Why specify “(called the current treasure)” at all? Why not just say “if the treasure is unscored” and “now the treasure is scored”?

First, “now the treasure is scored” won’t compile. The game has to know which treasure should be scored. It won’t pick one at random.

Second, “if the treasure is unscored” is equivalent to “if a treasure is unscored” – which is true if any treasure is unscored, not just the one being handled. This will compile, but it can lead to some truly devious bugs. Being specific is better.

Ending the Game

The full mechanics for ending a game of Adventure are fairly complex, seeing as they involve orange smoke. But most games do need an end, and since this is a quick-start guide, this will be a quick-end game.

Like every other instruction to be carried out during play, ending the game needs to be built into a rule. I’m going to build it into our existing treasure setup, just to make life easy.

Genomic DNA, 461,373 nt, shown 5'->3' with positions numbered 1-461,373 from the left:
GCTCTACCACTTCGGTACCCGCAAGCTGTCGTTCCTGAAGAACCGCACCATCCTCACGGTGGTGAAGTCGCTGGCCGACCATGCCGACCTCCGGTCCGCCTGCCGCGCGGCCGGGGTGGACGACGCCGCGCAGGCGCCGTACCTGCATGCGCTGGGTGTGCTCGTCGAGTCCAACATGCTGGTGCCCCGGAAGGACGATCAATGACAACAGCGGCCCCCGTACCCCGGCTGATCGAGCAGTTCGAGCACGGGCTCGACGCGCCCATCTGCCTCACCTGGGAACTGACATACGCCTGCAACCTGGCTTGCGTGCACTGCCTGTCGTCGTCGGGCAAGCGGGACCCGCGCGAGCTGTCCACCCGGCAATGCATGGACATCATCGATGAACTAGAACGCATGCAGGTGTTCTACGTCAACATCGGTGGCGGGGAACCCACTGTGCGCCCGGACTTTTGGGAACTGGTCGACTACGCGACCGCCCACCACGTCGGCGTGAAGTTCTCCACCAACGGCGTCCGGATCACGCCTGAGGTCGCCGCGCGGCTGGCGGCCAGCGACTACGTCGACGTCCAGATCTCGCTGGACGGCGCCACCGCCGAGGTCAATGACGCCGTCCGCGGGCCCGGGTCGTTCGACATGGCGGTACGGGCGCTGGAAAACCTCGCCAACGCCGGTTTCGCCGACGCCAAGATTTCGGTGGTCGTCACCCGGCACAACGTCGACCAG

After taking a treasure (called the current treasure):
    if the current treasure is unscored:
        increase the score by 5;
        now the current treasure is scored;
        if the score is 15:
            end the story saying “Hooray, you win!”;
    continue the action.

There are some fine-tuned variations available in endings, such as the difference between ending the story (which can be reversed) and ending the story “finally” (which cannot, and potentially reveals hidden menu options to the player), but these are beyond the scope of this article.

Further Reading

The most helpful chapter for follow-up reading is Chapter 4, which covers building new kinds and goes into extensive detail about how to use them. Other helpful sections for this lesson include:

§2.12 Use options
§3.5 Kinds
§3.6 Either-or properties
§3.7 Properties depend on kind
§8.4 Change of either/or properties
§8.15 Calling names
§9.2 Awarding points
§9.4 When play ends

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  1. Keep up with the fantastic tutorials if possible. I realize it is a lot of work putting it on the internet. Your efforts are appreciated by the IF community.